§ Order for Committee read.
§ The following Notices of Motion stood upon the Order Paper:
"That it be an Instruction to the Committee on the Bill that they have power to insert a provision relating to the disregarding of any weekly payments by way of compensation under the enactments relating to workmen's compensation and to extend such provision to Scotland and to Northern Ireland."—[Mr. Greenwood.]
"That it be an Instruction to the Committee on the Bill that they have power to insert a provision relating to relief by way of loan to secure uniformity throughout Great Britain in respect of this provision." —[Mr. Buchanan.]
§ Mr. SPEAKER
I have given careful consideration to the Instruction standing in the name of the right hon. Gentleman the Member for Wakefield (Mr. Greenwood) and have come to the conclusion that it is out of order. Apart from that portion of it which proposes to extend the provisions of this Bill to Northern Ireland which, of course, would be out of order, if the Instruction were accepted and the consequential Amendments made to the Bill, the title of the Bill could, it is true, be amended, but I have to take into consideration not only the title of the Bill, but the declared intention of the Bill as it was when this House gave it a Second Reading. I have carefully studied the reports of the speeches both of the Parliamentary Secretary to the Ministry of Health when introducing the Bill and of the Minister of Health in making a reply to the right hon. Gentleman the Member for Wakefield, and it is quite clear that the Bill is one to bring the English law into conformity with the existing Scottish law. If I allowed the Instruction, I should be allowing the House to consider in Committee a Bill which was not the same Bill as that to which the House had given a Second Reading.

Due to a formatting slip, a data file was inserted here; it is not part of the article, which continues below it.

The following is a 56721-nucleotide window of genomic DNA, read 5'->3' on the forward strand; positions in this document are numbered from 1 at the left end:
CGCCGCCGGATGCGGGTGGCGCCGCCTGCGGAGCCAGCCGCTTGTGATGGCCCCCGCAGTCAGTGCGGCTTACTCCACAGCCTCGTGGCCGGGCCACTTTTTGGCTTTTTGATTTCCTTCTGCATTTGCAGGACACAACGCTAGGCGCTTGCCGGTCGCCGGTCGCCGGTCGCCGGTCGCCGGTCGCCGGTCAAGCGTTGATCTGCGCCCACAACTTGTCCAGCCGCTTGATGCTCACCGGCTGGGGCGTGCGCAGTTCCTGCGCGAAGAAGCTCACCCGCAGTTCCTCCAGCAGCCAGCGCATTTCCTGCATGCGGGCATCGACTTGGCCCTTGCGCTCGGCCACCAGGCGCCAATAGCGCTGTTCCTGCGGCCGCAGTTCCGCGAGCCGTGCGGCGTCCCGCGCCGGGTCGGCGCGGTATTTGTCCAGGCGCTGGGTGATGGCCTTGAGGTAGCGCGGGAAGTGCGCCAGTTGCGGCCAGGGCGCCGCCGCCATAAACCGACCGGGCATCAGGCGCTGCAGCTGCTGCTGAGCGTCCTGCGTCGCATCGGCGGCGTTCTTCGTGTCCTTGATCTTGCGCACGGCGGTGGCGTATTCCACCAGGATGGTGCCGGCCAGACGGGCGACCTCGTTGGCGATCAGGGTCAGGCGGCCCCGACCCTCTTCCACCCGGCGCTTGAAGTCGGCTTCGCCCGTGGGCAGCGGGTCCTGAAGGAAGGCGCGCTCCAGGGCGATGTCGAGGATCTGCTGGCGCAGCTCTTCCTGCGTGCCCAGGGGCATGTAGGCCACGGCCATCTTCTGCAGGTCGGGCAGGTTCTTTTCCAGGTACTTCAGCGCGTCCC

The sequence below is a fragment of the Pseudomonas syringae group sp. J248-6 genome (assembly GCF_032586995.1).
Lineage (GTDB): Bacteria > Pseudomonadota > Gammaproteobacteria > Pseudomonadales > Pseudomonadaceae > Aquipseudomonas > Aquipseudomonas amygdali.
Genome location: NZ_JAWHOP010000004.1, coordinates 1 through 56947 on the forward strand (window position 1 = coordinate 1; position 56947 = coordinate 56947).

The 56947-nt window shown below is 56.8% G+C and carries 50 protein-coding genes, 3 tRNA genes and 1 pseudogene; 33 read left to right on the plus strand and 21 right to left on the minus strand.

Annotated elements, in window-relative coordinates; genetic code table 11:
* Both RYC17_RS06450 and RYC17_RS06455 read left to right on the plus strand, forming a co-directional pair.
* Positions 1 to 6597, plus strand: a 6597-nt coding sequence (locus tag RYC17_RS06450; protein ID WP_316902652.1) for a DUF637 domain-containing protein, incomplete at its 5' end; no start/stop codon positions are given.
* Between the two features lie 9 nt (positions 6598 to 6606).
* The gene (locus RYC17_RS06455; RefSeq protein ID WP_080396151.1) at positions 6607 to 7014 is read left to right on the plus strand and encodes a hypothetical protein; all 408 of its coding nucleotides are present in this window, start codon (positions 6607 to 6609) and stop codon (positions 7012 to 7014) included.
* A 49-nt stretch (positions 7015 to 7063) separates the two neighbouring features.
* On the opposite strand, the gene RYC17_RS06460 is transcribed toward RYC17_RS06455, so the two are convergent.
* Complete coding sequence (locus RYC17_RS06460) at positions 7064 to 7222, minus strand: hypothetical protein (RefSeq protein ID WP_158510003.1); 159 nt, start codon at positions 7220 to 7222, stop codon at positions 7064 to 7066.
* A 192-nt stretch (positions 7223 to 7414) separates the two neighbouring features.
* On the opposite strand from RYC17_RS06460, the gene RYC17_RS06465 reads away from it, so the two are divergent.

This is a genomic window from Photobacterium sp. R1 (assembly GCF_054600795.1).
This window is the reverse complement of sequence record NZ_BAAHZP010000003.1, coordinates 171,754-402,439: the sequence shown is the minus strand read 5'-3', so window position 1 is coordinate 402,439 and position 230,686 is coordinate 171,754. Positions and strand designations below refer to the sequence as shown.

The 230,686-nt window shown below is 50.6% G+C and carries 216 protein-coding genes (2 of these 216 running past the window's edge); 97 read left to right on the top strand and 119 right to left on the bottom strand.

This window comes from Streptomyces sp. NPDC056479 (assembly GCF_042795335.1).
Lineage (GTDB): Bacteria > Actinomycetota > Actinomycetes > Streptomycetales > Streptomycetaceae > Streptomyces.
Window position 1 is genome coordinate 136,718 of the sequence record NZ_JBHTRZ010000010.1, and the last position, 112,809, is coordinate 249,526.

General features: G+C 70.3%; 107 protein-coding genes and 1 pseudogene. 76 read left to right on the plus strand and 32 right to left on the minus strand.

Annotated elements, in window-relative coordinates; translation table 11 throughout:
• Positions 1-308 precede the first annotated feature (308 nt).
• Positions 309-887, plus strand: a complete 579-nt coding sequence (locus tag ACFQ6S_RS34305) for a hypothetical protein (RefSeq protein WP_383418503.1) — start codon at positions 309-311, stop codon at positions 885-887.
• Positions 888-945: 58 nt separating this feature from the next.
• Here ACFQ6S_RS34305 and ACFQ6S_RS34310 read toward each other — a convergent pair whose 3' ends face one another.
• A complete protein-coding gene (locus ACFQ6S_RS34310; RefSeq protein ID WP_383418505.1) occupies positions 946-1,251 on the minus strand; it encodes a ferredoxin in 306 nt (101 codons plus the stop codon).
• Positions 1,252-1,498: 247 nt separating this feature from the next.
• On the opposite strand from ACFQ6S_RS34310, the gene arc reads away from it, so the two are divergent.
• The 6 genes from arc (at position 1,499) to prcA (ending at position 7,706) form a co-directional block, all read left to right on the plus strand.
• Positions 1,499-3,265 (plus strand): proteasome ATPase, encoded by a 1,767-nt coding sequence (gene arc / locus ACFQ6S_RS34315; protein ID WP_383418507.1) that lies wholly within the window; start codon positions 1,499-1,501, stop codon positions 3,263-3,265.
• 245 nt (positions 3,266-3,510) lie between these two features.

§ 11.9 a.m.
§ Mr. GREENWOOD
It is true that this English Bill is intended to bring our law into line with the Scottish Bill which was passed by this House a little time ago. The Scottish Act from which 1432 this Bill derives was brought before the House because of difficulties which had arisen on questions affecting unemployed persons, and the Poor Law was amended to bring the law of Scotland into line with the law in regard to the treatment of persons receiving transitional payments. They did that in the Scottish Act in all respects except one, that of workmen's compensation. Our view was that as that Act had an earlier history than the English Bill, we should be justified in asking the Government to widen the scope of the Bill in order to include the one consideration which was left out of the Scottish Act when it was before the House.
§ Mr. SPEAKER
The right hon. Gentleman will agree that the Bill that we considered the other night and to which this House gave a Second Reading was only concerned with bringing the English law into complete conformity with the existing Scottish law. If I had allowed any other consideration to be brought before the House, the Debate might have been considerably prolonged, as no doubt many hon. Members would have liked to take part in it. As it was, this Bill is that to which the House gave a Second Reading. I think the right hon. Gentleman will agree that, in conformity with the practice of this House, to allow an Instruction of this sort would make the Bill a different one from that to which the House gave a Second Reading. In regard to the Instruction in the name of the hon. Member for Gorbals (Mr. Buchanan), I am quite clear that it would be unnecessary, because he can move his Amendment without that Instruction.
§ Bill considered in Committee.
§ [Sir DENNIS HERBERT in the Chair.]